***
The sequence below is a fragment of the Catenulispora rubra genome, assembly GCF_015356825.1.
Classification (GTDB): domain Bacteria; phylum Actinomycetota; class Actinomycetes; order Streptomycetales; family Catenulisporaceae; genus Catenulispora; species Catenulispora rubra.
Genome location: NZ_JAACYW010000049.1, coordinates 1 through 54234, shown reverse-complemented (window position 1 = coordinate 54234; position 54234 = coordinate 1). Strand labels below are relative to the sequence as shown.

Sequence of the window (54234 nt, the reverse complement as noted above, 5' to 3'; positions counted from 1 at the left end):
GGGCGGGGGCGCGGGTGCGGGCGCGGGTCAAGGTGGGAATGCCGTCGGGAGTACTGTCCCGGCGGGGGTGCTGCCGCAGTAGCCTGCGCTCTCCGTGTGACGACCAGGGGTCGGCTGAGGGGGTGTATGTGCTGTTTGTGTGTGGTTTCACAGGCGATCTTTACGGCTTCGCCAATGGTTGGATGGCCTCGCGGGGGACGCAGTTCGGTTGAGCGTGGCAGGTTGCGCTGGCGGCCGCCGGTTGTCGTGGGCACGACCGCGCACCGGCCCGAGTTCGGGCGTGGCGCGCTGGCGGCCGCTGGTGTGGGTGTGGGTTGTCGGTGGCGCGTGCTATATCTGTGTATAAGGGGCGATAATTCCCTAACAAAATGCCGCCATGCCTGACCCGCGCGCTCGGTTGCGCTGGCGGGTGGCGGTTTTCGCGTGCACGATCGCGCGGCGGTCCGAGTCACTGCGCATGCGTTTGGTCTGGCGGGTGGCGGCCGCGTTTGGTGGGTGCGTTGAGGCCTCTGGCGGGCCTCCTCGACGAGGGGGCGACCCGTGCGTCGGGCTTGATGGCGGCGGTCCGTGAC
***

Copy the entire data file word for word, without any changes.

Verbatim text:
The sequence below is a fragment of the Catenulispora rubra genome, assembly GCF_015356825.1.
Classification (GTDB): domain Bacteria; phylum Actinomycetota; class Actinomycetes; order Streptomycetales; family Catenulisporaceae; genus Catenulispora; species Catenulispora rubra.
Genome location: NZ_JAACYW010000049.1, coordinates 1 through 54234, shown reverse-complemented (window position 1 = coordinate 54234; position 54234 = coordinate 1). Strand labels below are relative to the sequence as shown.

Sequence of the window (54234 nt, the reverse complement as noted above, 5' to 3'; positions counted from 1 at the left end):
GGGCGGGGGCGCGGGTGCGGGCGCGGGTCAAGGTGGGAATGCCGTCGGGAGTACTGTCCCGGCGGGGGTGCTGCCGCAGTAGCCTGCGCTCTCCGTGTGACGACCAGGGGTCGGCTGAGGGGGTGTATGTGCTGTTTGTGTGTGGTTTCACAGGCGATCTTTACGGCTTCGCCAATGGTTGGATGGCCTCGCGGGGGACGCAGTTCGGTTGAGCGTGGCAGGTTGCGCTGGCGGCCGCCGGTTGTCGTGGGCACGACCGCGCACCGGCCCGAGTTCGGGCGTGGCGCGCTGGCGGCCGCTGGTGTGGGTGTGGGTTGTCGGTGGCGCGTGCTATATCTGTGTATAAGGGGCGATAATTCCCTAACAAAATGCCGCCATGCCTGACCCGCGCGCTCGGTTGCGCTGGCGGGTGGCGGTTTTCGCGTGCACGATCGCGCGGCGGTCCGAGTCACTGCGCATGCGTTTGGTCTGGCGGGTGGCGGCCGCGTTTGGTGGGTGCGTTGAGGCCTCTGGCGGGCCTCCTCGACGAGGGGGCGACCCGTGCGTCGGGCTTGATGGCGGCGGTCCGTGAC